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In the spring of 1978, a 27 year old housewife Lois Marie Gibbs discovered that her child was attending an elementary school built next to a 20,000 ton, toxic-chemical dump in Niagara Falls, New York. Desperate to do something about it, she organized her neighbors into the Love Canal Homeowners Association. Opposing the group’s efforts Occidental Petroleum, as well as local, state and federal government officials all insisted that the leaking toxic chemicals, including dioxin, the most toxic chemical known to man, were not the cause of the health problems experienced by residents, which included high rates of birth defects, miscarriages, cancers and other maladies.
In October 1980, President Jimmy Carter delivered an Emergency Declaration which moved 833 families from this dangerous area and signified victory for the grassroots community.
Once families were relocated from Love Canal, Lois’s life was changed forever. During the crisis, she received numerous calls from people across the country who were experiencing similar problems. This revealed to her that the problem of toxic waste went far beyond her own backyard. She became determined to support these grassroots efforts.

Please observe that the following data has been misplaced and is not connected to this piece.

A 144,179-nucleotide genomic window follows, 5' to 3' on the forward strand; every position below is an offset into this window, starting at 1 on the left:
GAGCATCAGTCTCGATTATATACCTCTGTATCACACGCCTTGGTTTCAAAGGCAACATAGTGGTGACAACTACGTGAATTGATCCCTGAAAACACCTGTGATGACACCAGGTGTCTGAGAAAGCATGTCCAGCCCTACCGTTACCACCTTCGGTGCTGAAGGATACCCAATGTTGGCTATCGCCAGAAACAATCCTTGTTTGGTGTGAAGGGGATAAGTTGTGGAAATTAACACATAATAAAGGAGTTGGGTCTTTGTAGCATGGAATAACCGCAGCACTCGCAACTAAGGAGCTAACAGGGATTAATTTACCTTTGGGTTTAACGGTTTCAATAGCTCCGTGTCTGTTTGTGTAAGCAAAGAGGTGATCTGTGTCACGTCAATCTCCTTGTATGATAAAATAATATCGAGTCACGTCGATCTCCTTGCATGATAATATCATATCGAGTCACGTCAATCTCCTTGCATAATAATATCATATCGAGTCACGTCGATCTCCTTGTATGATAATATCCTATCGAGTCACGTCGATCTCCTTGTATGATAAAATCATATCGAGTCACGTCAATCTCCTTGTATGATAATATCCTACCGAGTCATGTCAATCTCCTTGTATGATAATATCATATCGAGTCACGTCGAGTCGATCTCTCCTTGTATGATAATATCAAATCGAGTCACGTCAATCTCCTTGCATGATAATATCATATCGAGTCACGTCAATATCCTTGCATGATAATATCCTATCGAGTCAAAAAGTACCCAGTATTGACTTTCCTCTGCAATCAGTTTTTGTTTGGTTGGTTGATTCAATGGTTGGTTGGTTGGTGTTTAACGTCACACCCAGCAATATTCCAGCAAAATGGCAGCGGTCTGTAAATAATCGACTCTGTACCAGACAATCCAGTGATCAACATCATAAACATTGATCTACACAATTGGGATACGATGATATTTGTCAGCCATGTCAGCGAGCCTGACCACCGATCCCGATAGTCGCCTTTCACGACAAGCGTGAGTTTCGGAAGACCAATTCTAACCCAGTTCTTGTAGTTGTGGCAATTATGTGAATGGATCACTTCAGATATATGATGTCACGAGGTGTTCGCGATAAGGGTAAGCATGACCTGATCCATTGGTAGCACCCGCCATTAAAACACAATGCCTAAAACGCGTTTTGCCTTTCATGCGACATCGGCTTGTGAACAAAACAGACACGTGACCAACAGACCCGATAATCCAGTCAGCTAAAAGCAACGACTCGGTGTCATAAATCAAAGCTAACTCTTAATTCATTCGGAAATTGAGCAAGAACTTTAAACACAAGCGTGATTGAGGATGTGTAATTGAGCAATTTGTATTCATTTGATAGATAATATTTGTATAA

In 1981, now a single parent with two children and $10,000, Lois left Niagara Falls for the Washington, D.C. area to establish a national organization to help families living near other Love Canal-like sites. Lois knew she was no longer the innocent housewife of the past – but had become a sophisticated advocate of human rights and justice.
In 1981, Lois created the Center for Health, Environment and Justice, an organization that has assisted over 11,000 grassroots groups with organizing, technical, and general information nationwide. Today, Lois serves as Executive Director and speaks with communities nationwide and internationally about toxic chemicals and children’s unique vulnerability to environmental exposures.
Lois has been recognized extensively for her critical role in the grassroots environmental health movement. She has spoken at numerous conferences and has been featured in hundreds of newspaper articles, magazine, and textbooks. Lois has appeared on many television and radio shows including 60 Minutes, 20/20, Oprah Winfrey, Good Morning America, The Morning Show and the Today Show. CBS produced a 2 hour prime-time movie about Lois’s life entitled “Lois Gibbs: The Love Canal Story” starring Marsha Mason.
The many awards she has received include the 1990 Goldman Environmental Prize, Outside Magazine’s “Top Ten Who Made A Difference Honor Roll” in 1991, the 1998 Heinz Award, the 1999 John Gardner Leadership Award from the Independent Sector, and in 2003 Lois was nominated for the Nobel Peace Prize. She has received an honorary Ph.D. from the State University of New York (SUNY), Cortland College, Haverford College in May 2006, Green Mountain College 2009 and Medaille College in 2010. She also sits on numerous Boards and Advisory Committees. She lives in Virginia with her husband.